Something weird this way comes

Early in the aughts, a new creative force emerged. Worldwide political events, crystallized by the 1999 Seattle WTO protests and the terrorist attacks of 9/11, energized a self-aware readership that embraced New Weird, the 21st century’s first major new literary movement. Books such as China Miéville’s Perdido Street Station (2000), Jeff VanderMeer’s City of Saints and Madmen (2001), Paul Di Filippo’s A Year in a Linear City (2002), K. G. Bishop’s The Etched City (2003), and Steph Swainston’s The Year of Our War (2004) birthed a revolutionary, real-world, postmodern literature that often included surreal elements found in urban fantasy, horror, science fiction, and political thrillers.

This hard-to-define genre engendered two major 2003 debates. The magazine Third Alternative and the writer M. John Harrison, who as part of the 1960’s New Wave supplied a seminal influence for the new writers, facilitated lengthy online discussions exploring the emerging movement. Harrison first introduced the term “New Weird” to the public, though it most likely evolved from a poolside chat between Miéville and Peter Straub at a Fort Lauderdale conference. The name pays homage to two movement progenitors: the 1980’s New Horror (aka Splatterpunk, best typified by Clive Barker) and the New Wave.

More than a decade earlier, in a July 1989 article for SF Eye #5, Bruce Sterling, himself a major player in the 20th-century movement Cyberpunk, which continues to  influence our current internet-driven culture, postulated the concept of yet another genre, which he dubbed “Slipstream” and defined as “a kind of writing which simply makes you feel very strange; the way that living in the 20th century makes you feel, if you are a person of a certain sensibility.” In the 1990s, the burgeoning Interstitial Arts movement embraced this notion in an attempt to define creations that fall between traditional style boundaries. The New Weird, while arguably an aspect of both ideas, has since developed its own identity.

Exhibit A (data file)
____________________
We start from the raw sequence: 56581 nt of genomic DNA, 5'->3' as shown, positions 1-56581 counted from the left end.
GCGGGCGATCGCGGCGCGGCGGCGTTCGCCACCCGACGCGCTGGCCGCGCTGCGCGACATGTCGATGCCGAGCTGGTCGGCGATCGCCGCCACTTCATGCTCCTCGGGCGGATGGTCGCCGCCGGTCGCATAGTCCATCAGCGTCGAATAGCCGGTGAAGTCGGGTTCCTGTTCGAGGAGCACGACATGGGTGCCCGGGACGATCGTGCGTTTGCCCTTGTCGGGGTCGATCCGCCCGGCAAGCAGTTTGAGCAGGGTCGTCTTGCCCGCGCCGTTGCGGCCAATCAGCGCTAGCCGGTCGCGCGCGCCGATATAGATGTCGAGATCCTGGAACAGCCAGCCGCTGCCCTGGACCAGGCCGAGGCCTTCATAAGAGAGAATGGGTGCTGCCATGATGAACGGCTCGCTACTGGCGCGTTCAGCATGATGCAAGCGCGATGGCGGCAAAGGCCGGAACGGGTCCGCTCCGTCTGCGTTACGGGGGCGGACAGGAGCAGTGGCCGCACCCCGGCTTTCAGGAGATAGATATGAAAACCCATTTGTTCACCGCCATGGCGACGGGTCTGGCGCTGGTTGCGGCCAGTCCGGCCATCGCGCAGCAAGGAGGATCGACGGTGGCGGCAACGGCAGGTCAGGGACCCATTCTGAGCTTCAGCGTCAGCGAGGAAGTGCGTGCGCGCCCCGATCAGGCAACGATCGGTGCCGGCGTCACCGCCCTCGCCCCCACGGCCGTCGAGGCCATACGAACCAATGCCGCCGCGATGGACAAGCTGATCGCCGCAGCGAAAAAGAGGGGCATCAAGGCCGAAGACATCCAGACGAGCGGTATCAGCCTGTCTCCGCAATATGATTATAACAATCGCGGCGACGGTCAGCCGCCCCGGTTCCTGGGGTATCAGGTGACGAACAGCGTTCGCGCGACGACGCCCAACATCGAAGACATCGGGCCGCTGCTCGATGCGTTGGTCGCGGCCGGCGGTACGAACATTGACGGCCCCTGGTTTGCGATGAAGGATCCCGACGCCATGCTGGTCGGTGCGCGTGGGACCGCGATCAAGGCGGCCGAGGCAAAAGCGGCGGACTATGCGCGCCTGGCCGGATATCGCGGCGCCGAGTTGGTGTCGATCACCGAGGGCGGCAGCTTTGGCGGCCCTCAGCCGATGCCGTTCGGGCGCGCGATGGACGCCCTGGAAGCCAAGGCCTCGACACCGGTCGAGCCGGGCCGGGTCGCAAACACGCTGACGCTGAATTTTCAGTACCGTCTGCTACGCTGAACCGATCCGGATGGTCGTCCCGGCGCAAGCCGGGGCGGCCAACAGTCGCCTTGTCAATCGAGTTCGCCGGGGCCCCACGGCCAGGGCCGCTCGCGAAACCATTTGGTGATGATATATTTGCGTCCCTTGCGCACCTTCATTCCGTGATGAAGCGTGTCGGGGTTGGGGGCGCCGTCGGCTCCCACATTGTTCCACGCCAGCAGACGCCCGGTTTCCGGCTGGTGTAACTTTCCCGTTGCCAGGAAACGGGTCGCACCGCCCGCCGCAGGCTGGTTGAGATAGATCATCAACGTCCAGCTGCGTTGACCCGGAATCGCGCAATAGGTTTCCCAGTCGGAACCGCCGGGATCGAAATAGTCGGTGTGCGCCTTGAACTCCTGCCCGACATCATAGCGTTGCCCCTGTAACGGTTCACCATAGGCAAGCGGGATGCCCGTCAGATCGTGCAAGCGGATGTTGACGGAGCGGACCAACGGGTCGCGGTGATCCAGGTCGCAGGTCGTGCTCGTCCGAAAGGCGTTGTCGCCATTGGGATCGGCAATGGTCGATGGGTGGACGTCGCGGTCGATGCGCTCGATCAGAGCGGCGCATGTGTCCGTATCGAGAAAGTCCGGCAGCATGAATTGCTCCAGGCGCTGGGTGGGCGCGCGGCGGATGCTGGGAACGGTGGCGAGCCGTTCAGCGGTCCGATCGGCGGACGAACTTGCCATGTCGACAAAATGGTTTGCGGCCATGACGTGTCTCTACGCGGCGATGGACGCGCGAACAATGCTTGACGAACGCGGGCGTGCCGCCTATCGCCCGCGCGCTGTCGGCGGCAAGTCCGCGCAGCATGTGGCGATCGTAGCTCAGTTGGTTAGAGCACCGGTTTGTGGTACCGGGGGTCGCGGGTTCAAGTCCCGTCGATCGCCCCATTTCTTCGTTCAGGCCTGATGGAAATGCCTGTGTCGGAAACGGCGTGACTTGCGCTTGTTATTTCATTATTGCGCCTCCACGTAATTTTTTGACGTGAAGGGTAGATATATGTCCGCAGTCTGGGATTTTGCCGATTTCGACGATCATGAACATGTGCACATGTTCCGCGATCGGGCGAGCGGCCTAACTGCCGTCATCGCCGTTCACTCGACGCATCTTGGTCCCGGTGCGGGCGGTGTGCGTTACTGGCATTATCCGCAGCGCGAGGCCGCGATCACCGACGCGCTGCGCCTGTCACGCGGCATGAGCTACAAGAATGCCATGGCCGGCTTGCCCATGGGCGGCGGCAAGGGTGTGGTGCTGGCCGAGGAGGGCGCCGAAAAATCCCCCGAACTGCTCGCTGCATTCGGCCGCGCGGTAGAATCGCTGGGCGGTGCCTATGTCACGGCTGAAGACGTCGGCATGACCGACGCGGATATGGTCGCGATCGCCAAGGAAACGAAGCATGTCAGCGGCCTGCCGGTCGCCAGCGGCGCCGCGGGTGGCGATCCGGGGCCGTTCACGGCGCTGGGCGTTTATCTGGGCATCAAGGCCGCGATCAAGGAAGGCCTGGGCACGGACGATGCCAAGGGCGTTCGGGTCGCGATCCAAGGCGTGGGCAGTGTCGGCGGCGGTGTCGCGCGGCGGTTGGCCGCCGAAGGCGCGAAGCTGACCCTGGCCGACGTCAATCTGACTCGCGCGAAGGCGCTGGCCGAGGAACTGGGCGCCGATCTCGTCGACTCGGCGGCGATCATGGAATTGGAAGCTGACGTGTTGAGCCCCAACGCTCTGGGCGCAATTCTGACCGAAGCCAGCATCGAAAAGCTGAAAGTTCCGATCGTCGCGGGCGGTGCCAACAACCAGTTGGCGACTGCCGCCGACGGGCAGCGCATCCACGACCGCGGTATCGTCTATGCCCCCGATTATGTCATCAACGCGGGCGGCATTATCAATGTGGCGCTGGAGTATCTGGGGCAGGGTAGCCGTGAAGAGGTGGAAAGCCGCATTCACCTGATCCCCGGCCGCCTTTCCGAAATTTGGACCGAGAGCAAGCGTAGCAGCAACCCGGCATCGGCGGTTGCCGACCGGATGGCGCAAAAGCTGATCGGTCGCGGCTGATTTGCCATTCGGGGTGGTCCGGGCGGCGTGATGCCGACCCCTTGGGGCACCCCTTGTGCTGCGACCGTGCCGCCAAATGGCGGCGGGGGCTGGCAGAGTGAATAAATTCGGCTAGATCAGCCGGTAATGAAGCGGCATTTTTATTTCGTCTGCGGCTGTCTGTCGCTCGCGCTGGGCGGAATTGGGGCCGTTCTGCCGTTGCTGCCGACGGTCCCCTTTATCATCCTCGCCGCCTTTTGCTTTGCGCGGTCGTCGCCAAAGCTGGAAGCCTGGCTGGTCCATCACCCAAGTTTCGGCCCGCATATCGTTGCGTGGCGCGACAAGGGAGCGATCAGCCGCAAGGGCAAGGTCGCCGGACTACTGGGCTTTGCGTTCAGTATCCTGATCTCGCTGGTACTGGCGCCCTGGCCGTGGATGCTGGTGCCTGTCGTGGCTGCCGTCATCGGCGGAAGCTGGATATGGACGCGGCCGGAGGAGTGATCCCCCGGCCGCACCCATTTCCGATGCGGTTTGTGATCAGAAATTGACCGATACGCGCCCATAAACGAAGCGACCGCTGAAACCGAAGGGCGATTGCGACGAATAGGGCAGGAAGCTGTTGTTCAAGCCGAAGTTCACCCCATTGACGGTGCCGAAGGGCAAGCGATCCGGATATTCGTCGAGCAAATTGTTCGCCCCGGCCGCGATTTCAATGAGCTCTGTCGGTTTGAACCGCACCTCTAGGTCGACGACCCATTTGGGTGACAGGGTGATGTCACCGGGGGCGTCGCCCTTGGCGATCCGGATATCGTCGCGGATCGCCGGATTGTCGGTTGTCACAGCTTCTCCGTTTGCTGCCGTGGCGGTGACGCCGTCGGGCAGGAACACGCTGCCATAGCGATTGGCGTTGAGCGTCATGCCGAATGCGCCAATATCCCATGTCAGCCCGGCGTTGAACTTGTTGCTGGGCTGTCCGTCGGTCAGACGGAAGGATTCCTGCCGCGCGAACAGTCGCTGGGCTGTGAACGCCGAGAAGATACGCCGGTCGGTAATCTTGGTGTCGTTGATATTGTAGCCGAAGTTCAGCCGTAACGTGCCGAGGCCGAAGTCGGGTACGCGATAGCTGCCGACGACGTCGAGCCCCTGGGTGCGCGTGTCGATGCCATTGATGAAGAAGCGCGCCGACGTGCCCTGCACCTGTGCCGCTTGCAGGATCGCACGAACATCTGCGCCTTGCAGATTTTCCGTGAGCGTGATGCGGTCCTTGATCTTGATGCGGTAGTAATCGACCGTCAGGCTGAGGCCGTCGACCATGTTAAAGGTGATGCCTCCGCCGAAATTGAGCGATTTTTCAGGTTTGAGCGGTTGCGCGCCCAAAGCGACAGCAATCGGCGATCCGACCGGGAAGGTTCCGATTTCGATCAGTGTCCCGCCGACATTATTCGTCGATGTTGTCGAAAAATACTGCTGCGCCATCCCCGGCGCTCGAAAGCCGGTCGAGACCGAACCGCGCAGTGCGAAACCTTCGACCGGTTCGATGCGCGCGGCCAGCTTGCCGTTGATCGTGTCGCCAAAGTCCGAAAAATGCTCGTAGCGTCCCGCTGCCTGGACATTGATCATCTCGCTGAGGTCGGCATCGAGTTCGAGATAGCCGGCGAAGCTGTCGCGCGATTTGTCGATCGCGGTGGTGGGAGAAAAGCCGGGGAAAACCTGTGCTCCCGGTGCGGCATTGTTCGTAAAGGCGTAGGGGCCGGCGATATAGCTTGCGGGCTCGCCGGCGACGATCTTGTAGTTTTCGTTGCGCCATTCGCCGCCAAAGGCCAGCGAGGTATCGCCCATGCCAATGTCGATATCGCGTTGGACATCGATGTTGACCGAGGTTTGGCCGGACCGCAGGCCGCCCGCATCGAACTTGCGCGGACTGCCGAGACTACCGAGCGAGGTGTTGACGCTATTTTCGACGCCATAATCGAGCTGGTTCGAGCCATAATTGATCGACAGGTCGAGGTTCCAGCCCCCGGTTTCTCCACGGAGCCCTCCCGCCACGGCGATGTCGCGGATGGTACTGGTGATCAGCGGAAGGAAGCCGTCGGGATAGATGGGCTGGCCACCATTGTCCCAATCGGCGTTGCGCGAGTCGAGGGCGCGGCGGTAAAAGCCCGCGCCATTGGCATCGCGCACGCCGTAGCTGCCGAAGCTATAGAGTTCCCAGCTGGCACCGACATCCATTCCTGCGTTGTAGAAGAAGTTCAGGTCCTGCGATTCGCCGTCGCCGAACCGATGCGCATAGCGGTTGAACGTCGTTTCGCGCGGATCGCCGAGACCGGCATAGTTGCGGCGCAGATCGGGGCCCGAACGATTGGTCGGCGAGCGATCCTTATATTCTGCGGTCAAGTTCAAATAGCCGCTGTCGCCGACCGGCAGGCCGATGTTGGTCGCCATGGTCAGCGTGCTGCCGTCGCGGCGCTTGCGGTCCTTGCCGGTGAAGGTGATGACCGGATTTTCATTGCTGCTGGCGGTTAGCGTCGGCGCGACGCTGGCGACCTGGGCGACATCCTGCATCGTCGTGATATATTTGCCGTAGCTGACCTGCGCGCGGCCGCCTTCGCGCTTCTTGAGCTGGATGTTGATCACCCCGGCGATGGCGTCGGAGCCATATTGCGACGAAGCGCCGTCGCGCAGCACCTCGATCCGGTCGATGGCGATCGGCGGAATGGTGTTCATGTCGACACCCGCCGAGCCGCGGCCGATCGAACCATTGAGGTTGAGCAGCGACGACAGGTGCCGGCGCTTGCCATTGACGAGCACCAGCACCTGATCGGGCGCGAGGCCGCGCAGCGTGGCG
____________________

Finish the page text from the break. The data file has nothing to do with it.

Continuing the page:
From the online discussions, VanderMeer generated a definition. In the 2007 anthology The New Weird (co-edited with Ann VanderMeer), he presents a summation of his findings:

“`...` a type of urban, secondary-world fiction that subverts the romanticized ideas about place found in traditional fantasy, largely by choosing realistic, complex real-world models as the jumping off point for creation of settings that may combine elements of both science fiction and fantasy. New Weird has a visceral, in-the-moment quality that often uses elements of surreal or transgressive horror for its tone, style, and effects — in combination with the stimulus of influence from New Wave writers or their proxies (including also such forebears as Mervyn Peake and the French/English Decadents). New Weird fictions are acutely aware of the modern world, even if in disguise, but not always overtly political. As part of this awareness of the modern world, New Weird relies for its visionary power on a “surrender to the weird” that isn’t, for example, hermetically sealed in a haunted house on the moors or in a cave in Antarctica. The “surrender” (or “belief”) of the writer can take many forms, some of them even involving the use of postmodern techniques that do not undermine the surface reality of the text.”

Of course the earliest New Weird authors began working in the style well before it was acknowledged as a movement. Miéville and VanderMeer, often seen as leaders of the movement, produced works containing New Weird concepts for smaller presses throughout the ’90s. The development of a moniker provided a marketable identity for publishers, which resulted in much larger venues for the work. Both authors’ careers benefited from the increased exposure, much like those later identified with the movement, most notably Jeffrey Ford and Jay Lake.

While the cultural impact of the New Weird cannot be properly identified for at least another decade, the movement’s reach has slowly seeped into other media. The popular TV show Lost, and acclaimed films Pan’s Labyrinth and Children of Men exhibit several New Weird hallmarks, demonstrating the New Weird infiltration into 21st-century popular consciousness. •

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